I was also very lucky to spend a third of my week with Allen Morey who gave a plenary talk at the AUA with Professor Mundy on the use of buccal mucosal grafts in urethral surgery. Again I was able to witness complex urethral surgery in theatre and complex decision making in the outpatient department. Again, my teacher was open to discussion and debate.

The amazing facilities available in Dallas were almost depressing...

The amazing facilities available in Dallas were almost depressing: the urology corridor had offices for the entire faculty, together with offices for the residents and juniors (who total 18) and research fellows, urological research laboratories and a urology lecture theatre. Not to mention the numerous theatres, two robots and single-incision laparoscopic equipment and outpatient facilities.

With widespread philanthropy, the department receives many grants; Professor Zimmern has a research fellow funded for life thanks to the generosity of one of his successfully treated patients. The department also has a full-time administrator whose sole employment is to coordinate research grant applications and ethics approval applications. The facilities were eye-opening and something to strive for within the confines of the UK NHS system.


A rather strange machine that both units had - a secure scrubs dispenser. You are issued with a card with scrub credits on it. You swipe your card to get a pair of scrubs and then reswipe to deposit it back at the end of the day.

Physician assistants provide a valuable service in Durham, NC

My final 2 weeks were spent with Professor George Webster who is a senior leading expert in reconstructive urology. He too took great time in explaining the principles of his work and was open to discussion and debate on patient care. He also had a tertiary practice which allowed me to see complex cases and failed surgery cases and he took me through the thought process involved in determining management plans and predicting successful outcome.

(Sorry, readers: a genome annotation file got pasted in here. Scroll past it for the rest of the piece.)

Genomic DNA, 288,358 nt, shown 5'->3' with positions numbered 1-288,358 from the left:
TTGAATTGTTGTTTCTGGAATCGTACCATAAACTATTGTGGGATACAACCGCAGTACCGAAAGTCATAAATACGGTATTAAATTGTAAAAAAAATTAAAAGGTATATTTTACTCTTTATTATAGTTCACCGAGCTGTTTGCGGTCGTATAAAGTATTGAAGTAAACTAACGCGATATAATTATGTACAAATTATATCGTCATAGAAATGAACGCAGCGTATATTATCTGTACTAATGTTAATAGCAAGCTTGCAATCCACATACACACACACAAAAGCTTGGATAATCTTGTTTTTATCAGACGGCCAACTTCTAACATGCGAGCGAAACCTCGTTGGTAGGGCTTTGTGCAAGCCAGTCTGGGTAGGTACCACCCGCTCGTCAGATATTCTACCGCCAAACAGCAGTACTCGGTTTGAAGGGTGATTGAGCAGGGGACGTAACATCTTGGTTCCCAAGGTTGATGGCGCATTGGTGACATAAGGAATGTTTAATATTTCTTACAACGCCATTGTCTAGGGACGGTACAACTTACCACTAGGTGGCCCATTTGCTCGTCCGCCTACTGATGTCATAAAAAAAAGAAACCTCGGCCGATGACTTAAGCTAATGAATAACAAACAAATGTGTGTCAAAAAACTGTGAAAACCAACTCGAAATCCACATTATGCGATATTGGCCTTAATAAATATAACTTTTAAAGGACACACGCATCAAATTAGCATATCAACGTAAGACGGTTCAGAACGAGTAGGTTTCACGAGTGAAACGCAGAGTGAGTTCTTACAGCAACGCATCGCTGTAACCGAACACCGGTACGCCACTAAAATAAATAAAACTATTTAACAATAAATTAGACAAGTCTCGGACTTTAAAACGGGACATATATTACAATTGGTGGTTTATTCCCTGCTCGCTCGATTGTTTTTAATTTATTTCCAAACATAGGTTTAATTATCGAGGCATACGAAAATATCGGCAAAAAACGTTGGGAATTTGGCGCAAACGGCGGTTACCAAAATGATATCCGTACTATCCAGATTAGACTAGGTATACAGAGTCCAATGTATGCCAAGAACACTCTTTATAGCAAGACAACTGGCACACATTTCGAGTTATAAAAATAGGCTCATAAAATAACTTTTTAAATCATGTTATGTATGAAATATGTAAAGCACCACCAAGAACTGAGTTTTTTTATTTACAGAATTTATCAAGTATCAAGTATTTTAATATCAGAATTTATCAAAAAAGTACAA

The amazing facilities available in Dallas were almost depressing...

I was fortunate to be able to witness Cindy Amundsen (Professor Webster’s wife) who is a leading expert and author on urogynaecology. This was a very useful opportunity to see different ways of dealing with similar complex incontinence and pelvic organ prolapse cases. It was also useful to discuss training and management issues with Professor Webster’s senior fellow and, as in Dallas, to observe the successful use of physician assistants who take on a large amount of patient administration and perioperative care that we in the UK devolve to junior medical staff. With the confines of the European Working Time Directive, such physician assistants may become useful aids to UK consultant practice in the future.

Once again, facilities were beyond belief, with a huge hospital complex and the closely associated research and educational facilities of Duke University. Patients fly in from far and wide to see leading experts and often have complex surgery to be discharged (to a local hotel) the same day.

I am extremely grateful for the financial support The Foundation has given me to undertake this clinical visit. In addition to learning expert practice in patient care and building a research portfolio (‘aim to get every patient into a multicentre trial’), I have learnt, in especially complex reconstructive cases, that there is often no one right way of doing things. For successful patient management (more so in a tertiary practice) it is clear that doing the one right operation once is the best way forward.